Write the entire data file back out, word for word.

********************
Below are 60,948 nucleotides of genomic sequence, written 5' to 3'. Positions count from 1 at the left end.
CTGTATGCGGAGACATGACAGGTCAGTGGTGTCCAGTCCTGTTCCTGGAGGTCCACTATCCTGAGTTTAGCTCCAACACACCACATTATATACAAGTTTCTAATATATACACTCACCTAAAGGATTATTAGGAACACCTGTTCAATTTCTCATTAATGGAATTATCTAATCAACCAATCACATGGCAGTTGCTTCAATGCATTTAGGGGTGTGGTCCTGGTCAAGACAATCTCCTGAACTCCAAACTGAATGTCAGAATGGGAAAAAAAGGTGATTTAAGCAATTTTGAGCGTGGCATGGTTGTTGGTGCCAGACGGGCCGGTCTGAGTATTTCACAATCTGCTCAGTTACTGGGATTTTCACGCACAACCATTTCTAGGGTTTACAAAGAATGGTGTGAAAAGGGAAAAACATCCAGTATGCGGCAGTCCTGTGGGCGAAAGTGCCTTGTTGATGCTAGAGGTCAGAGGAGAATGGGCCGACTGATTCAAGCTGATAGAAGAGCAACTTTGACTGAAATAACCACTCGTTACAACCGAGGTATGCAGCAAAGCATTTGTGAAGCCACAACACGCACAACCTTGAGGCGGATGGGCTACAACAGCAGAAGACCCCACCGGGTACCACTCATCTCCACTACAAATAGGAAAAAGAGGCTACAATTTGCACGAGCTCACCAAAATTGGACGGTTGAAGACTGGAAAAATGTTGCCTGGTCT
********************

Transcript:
Below are 60,948 nucleotides of genomic sequence, written 5' to 3'. Positions count from 1 at the left end.
CTGTATGCGGAGACATGACAGGTCAGTGGTGTCCAGTCCTGTTCCTGGAGGTCCACTATCCTGAGTTTAGCTCCAACACACCACATTATATACAAGTTTCTAATATATACACTCACCTAAAGGATTATTAGGAACACCTGTTCAATTTCTCATTAATGGAATTATCTAATCAACCAATCACATGGCAGTTGCTTCAATGCATTTAGGGGTGTGGTCCTGGTCAAGACAATCTCCTGAACTCCAAACTGAATGTCAGAATGGGAAAAAAAGGTGATTTAAGCAATTTTGAGCGTGGCATGGTTGTTGGTGCCAGACGGGCCGGTCTGAGTATTTCACAATCTGCTCAGTTACTGGGATTTTCACGCACAACCATTTCTAGGGTTTACAAAGAATGGTGTGAAAAGGGAAAAACATCCAGTATGCGGCAGTCCTGTGGGCGAAAGTGCCTTGTTGATGCTAGAGGTCAGAGGAGAATGGGCCGACTGATTCAAGCTGATAGAAGAGCAACTTTGACTGAAATAACCACTCGTTACAACCGAGGTATGCAGCAAAGCATTTGTGAAGCCACAACACGCACAACCTTGAGGCGGATGGGCTACAACAGCAGAAGACCCCACCGGGTACCACTCATCTCCACTACAAATAGGAAAAAGAGGCTACAATTTGCACGAGCTCACCAAAATTGGACGGTTGAAGACTGGAAAAATGTTGCCTGGTCT